A cancer biomarker can be a metabolite, secreted by tumor, metabolic pathway or process, and may be employed to diagnose cancer and predict patient response towards therapies and monitor recurrence. Though proteins are the key tumor markers that can be as diverse as molecular, biochemical, physiological, or anatomical [129]. Markers can be utilized for diagnosis (to identify early stage), prognosis (assess the lethality), and prediction (of patient’s response to treatment) of cancer. The markers can be detected in body fluids (blood, urine, serum, stool, saliva), or tissues (tissue samples or biopsies of the cancer). Moreover, it has been shown recently that cancer volatile organic compounds (VOC) markers can be detected in breath [130]. However, detecting the markers is a sophisticated process and metabolomics is one of the omic technologies. Among genome, transcriptome, proteome, and metabolome, the latter is the powerful representative of the phenotype [131]. Exploring the cancer metabolome seems to be an effective way to study the phenotypic changes associated with tumor. Screening biomarkers by recruiting an array of analytical techniques has been emphasized [132]. Rather than a single metabolite, a pattern is believed to be more indicative of cancer status. Metabolomic approach makes it feasible to detect an array of metabolites in a single assay. The principal analytical tools employed for metabolome analysis are mass spectrometry (MS) and nuclear magnetic resonance spectroscopy (NMR).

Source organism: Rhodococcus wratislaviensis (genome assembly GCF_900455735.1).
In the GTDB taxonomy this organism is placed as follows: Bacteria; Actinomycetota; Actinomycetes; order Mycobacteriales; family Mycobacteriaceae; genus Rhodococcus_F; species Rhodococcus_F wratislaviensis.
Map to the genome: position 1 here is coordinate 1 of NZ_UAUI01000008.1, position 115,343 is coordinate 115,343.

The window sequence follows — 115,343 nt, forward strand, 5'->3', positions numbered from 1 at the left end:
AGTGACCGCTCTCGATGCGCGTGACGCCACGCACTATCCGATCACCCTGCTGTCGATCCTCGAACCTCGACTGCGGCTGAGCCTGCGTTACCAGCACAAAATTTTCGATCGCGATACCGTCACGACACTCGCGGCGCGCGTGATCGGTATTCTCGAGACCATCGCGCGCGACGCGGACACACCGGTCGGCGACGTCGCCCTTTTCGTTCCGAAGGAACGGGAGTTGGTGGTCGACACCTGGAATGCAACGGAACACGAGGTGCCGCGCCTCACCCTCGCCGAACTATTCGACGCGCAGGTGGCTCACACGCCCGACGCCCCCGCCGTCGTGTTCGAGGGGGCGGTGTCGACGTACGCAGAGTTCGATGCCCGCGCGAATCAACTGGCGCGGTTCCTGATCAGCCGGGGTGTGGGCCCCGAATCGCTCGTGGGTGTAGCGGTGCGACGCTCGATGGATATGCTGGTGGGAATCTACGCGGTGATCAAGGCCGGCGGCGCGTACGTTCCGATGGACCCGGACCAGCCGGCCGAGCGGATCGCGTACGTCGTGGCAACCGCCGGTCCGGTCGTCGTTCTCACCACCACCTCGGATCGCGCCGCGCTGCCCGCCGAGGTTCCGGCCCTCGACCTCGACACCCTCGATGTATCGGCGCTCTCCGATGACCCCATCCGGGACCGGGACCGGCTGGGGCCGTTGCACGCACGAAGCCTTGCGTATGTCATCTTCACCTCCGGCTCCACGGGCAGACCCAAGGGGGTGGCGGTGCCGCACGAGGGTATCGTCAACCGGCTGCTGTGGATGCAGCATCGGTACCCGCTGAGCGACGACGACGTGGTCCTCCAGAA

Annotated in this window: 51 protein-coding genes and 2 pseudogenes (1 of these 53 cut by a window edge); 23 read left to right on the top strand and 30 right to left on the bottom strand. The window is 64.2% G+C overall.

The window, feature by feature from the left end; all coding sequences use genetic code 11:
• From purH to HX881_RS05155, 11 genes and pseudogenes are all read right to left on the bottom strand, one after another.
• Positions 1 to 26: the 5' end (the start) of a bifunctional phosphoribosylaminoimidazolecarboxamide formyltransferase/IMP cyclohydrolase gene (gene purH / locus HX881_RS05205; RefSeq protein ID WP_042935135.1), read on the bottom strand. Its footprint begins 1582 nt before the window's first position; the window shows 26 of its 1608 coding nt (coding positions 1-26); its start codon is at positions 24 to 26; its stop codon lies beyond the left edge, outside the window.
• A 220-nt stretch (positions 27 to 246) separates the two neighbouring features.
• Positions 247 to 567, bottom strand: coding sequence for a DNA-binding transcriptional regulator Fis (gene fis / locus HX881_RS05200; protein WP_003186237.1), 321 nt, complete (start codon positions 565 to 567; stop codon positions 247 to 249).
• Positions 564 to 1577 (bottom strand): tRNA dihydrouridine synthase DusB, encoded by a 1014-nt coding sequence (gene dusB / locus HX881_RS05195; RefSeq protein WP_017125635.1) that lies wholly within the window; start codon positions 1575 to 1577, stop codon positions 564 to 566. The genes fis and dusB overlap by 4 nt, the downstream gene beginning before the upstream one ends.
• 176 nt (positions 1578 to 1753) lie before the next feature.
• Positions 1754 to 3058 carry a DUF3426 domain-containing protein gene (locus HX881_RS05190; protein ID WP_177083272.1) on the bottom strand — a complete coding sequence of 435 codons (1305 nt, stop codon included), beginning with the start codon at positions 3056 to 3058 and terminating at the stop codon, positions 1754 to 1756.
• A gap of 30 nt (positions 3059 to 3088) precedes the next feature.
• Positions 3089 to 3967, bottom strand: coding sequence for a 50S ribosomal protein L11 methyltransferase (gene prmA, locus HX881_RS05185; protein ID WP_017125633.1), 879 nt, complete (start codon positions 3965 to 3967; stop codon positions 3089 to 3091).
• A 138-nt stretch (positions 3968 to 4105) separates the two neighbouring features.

6. Conclusion and prospective

Cancer biomarkers play an important role in the field of oncology and in clinical practice for risk assessment, screening, diagnosis integrated with other diagnostic tools and mostly for the determination of prognosis and response to treatment and/or relapse. Cancer biomarkers can also facilitate the molecular definition of cancer. It is necessary for clinicians and researchers to have a comprehensive understanding of molecular aspects, clinical utility, and reliability of biomarkers in order to determine whether and in what setting a biomarker is clinically useful for the patient care, or additional evaluation is required before integration into routine medical practice. The challenge and future prospective of biomarkers, by facilitating the combination of therapeutics with diagnostics, promise to play an important role in the development of personalized medicine.